Long Island Bar
110 Atlantic Avenue, Brooklyn (Cobble Hill)
Cobble Hill’s Long Island bar is most widely known for its cocktail menu, but the L.I. Burger is just as worthy of attention. It comes with two dry-aged beef patties, sour pickles, cheese, a house-made “Fancy” sauce, and fries.  A single-patty version is available for those who don’t feel up to the task of the original.
impossible

Photo courtesy of momofuku.tumblr.com/

Momofuku Nishi
232 8th Ave, Manhattan (Chelsea)
Momofuku chef David Chang first brought The Impossible Burger (a vegan burger that looks, tastes, and almost even bleeds like a real burger) to Momofuku Nishi’s menu last summer as part of the lunch menu. It has become so popular that it often sells out before the lunch rush is over. The burger is topped with lettuce, tomato, pickles, a special sauce, and served on a potato roll – American cheese is available upon request. Chang’s plant-based patty uses 5% less land, 74% less water, and produces 87% less greenhouse gas emissions than a traditional beef patty, making the Impossible Burger just as environmentally friendly as it is delicious.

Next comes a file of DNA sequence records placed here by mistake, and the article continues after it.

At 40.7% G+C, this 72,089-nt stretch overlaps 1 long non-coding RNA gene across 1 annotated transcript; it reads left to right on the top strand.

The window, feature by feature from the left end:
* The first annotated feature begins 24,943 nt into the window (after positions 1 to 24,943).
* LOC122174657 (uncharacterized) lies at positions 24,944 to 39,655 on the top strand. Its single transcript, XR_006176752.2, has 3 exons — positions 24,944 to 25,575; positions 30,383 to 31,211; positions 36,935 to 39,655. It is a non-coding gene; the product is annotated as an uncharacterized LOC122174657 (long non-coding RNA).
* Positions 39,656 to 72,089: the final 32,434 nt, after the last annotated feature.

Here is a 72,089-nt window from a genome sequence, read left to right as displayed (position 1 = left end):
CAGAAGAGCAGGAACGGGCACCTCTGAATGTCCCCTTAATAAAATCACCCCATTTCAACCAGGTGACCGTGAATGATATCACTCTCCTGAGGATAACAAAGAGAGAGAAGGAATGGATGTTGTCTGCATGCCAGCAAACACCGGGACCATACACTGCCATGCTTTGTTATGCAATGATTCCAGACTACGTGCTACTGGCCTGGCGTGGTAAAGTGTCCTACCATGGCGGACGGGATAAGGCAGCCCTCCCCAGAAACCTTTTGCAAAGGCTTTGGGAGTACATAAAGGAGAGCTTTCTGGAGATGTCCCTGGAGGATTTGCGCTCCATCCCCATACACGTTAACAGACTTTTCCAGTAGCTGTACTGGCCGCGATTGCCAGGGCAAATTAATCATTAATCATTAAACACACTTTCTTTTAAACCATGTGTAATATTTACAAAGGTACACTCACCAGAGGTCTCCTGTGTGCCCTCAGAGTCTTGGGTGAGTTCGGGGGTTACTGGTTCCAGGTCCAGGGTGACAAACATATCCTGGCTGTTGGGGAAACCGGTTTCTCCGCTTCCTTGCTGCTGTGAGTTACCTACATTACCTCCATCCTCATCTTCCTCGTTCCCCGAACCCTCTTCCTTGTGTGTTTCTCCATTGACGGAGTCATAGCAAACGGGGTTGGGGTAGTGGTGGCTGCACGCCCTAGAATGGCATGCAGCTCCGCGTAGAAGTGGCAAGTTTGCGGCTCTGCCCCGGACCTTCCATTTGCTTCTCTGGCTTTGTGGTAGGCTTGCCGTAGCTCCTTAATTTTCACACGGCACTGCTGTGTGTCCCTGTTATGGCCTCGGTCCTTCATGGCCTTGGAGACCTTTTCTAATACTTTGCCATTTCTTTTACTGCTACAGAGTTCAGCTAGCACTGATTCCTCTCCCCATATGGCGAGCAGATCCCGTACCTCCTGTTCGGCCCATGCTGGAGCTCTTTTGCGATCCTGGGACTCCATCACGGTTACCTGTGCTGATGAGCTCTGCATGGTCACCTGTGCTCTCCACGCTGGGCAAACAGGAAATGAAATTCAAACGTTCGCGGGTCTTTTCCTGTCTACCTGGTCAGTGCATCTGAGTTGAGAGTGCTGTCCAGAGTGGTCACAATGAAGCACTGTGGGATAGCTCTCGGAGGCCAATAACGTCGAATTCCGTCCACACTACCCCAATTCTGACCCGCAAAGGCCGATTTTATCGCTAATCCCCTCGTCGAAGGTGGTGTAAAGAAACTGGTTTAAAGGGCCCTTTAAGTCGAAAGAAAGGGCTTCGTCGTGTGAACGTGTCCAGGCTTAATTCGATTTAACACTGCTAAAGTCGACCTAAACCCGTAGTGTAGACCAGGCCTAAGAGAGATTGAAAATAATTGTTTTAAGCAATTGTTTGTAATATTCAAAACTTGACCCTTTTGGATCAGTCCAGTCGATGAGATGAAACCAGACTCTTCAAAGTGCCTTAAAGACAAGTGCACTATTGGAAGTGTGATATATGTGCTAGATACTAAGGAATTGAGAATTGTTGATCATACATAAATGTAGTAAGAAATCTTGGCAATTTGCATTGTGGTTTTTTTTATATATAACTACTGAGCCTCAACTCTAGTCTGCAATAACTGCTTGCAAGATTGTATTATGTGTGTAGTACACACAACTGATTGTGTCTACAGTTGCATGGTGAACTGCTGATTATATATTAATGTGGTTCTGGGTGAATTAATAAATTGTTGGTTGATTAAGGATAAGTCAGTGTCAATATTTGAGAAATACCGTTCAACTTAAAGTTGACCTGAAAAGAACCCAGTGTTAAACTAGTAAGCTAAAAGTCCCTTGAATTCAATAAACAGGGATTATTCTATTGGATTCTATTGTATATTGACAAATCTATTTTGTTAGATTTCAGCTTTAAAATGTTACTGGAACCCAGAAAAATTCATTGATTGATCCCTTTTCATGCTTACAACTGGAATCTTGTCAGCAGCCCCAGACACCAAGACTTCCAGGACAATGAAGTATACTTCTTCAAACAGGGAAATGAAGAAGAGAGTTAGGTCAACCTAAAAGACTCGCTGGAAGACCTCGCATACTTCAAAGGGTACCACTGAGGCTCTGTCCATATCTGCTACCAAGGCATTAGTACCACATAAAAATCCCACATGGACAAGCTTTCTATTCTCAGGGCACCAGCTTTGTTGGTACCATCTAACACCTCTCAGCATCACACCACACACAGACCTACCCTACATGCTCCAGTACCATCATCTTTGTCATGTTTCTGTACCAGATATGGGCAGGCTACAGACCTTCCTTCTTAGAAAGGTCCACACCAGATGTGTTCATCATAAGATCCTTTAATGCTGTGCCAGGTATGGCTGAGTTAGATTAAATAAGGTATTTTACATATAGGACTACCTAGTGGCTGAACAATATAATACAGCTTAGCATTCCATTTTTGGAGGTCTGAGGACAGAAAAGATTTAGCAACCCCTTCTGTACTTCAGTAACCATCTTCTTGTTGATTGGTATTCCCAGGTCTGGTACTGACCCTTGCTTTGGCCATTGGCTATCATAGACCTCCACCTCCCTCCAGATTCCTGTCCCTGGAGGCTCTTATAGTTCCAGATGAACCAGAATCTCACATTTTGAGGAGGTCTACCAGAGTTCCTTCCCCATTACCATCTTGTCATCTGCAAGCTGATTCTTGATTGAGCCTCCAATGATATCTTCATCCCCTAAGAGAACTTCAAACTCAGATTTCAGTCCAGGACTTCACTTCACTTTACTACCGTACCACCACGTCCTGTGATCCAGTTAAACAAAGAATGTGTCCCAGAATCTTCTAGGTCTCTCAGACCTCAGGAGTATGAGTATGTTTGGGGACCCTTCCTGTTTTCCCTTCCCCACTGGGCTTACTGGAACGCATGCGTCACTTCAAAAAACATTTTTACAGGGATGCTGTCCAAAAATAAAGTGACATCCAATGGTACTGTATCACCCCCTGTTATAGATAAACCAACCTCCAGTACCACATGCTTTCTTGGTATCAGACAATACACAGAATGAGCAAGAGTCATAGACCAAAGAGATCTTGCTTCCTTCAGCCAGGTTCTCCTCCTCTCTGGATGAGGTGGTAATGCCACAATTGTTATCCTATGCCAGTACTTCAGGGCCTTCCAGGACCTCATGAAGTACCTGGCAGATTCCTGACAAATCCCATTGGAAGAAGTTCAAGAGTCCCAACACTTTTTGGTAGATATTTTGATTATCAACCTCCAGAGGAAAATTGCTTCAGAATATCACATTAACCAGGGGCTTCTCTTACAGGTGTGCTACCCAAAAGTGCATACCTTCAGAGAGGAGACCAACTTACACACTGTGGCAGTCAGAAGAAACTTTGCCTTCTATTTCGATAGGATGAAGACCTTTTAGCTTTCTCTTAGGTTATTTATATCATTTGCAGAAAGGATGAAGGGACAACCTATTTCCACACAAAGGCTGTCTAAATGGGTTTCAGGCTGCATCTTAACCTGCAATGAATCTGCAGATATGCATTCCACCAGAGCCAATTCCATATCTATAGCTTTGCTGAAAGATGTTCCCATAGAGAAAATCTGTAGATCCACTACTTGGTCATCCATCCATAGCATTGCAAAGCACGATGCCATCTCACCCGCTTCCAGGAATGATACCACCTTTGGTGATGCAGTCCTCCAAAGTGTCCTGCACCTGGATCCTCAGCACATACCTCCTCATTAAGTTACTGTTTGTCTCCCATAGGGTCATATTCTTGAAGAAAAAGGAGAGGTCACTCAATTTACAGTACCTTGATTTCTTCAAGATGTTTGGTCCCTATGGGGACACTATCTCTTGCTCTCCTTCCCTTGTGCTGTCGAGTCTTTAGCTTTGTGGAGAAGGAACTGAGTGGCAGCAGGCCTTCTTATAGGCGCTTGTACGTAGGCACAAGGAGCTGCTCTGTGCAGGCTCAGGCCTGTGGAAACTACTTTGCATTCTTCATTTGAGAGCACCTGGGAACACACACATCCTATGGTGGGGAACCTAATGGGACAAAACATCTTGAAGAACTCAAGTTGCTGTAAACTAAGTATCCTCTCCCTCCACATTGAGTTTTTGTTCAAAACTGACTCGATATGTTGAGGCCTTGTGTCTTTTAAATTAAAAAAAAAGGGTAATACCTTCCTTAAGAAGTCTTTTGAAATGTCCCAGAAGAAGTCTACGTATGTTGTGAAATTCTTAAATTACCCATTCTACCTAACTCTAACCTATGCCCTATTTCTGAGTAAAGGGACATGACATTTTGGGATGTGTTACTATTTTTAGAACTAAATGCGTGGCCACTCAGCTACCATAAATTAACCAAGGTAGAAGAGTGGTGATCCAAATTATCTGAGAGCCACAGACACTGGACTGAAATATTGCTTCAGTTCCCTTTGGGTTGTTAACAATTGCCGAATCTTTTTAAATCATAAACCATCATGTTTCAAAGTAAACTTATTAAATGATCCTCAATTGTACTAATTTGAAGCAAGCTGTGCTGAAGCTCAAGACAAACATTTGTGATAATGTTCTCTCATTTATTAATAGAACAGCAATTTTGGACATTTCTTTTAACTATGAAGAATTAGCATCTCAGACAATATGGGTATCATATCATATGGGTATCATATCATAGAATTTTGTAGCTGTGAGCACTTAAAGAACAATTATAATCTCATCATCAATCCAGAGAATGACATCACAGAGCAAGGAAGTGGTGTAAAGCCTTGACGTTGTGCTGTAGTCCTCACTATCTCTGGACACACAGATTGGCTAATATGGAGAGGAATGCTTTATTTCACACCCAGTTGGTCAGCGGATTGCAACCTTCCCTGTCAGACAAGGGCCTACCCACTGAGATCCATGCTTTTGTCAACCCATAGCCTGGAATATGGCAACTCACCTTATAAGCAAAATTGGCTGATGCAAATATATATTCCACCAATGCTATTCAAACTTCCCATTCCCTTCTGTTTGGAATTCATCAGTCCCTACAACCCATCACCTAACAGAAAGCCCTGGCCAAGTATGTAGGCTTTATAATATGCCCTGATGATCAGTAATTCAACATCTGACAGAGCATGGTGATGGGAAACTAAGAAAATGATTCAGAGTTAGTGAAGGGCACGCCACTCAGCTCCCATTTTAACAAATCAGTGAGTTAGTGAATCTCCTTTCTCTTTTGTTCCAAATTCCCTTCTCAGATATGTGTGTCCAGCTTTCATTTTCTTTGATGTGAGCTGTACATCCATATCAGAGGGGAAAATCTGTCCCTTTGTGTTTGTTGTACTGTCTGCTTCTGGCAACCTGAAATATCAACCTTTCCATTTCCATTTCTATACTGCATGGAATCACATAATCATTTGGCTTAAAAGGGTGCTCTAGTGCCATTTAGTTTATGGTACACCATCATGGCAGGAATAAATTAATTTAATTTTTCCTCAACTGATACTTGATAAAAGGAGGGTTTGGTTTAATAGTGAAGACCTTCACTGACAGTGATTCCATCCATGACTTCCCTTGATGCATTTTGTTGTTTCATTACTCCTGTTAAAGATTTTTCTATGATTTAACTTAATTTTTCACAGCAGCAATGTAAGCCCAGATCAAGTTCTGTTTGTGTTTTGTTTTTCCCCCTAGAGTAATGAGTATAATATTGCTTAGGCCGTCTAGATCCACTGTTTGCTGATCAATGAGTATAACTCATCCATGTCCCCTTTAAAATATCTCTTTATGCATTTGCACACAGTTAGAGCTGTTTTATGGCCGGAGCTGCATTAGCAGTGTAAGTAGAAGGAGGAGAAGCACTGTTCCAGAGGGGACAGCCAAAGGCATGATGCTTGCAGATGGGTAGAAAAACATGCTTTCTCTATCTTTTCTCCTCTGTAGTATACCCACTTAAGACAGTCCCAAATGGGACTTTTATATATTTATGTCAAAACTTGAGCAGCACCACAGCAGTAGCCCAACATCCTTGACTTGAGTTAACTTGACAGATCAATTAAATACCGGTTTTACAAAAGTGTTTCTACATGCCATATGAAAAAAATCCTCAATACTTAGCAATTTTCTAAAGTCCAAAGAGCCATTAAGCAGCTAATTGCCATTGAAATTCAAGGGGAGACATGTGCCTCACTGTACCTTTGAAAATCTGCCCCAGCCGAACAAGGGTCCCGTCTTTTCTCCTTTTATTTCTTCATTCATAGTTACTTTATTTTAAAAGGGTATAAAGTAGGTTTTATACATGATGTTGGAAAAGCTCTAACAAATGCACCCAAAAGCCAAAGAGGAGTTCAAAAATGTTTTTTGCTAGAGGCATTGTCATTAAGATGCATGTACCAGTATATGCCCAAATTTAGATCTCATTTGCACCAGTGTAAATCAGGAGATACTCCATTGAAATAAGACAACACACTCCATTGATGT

JG Melon
1291 Third Avenue, Manhattan (Upper East Side)
While JG Melon’s website points to the newer Greenwich Village location, this Upper East Side mainstay has been around for decades and is famous for its cheeseburger. This no-frills burger is made from a blend of meat from Master Purveyors, the same source for restaurants like Peter Luger, and topped with American cheese.
The NoMad Bar
10 West 28th Street, Manhattan (NoMad)
This dry-aged beef burger is topped with cheddar, red onion, and the NoMad’s special sauce. Don’t be alarmed if the staff doesn’t ask how you’d like your burger done – the chefs know that a burger made of high-quality meat is best served medium rare. The NoMad’s burger is made from a chuck blend mixed with suet and bone marrow, giving it a perfect savory flavor.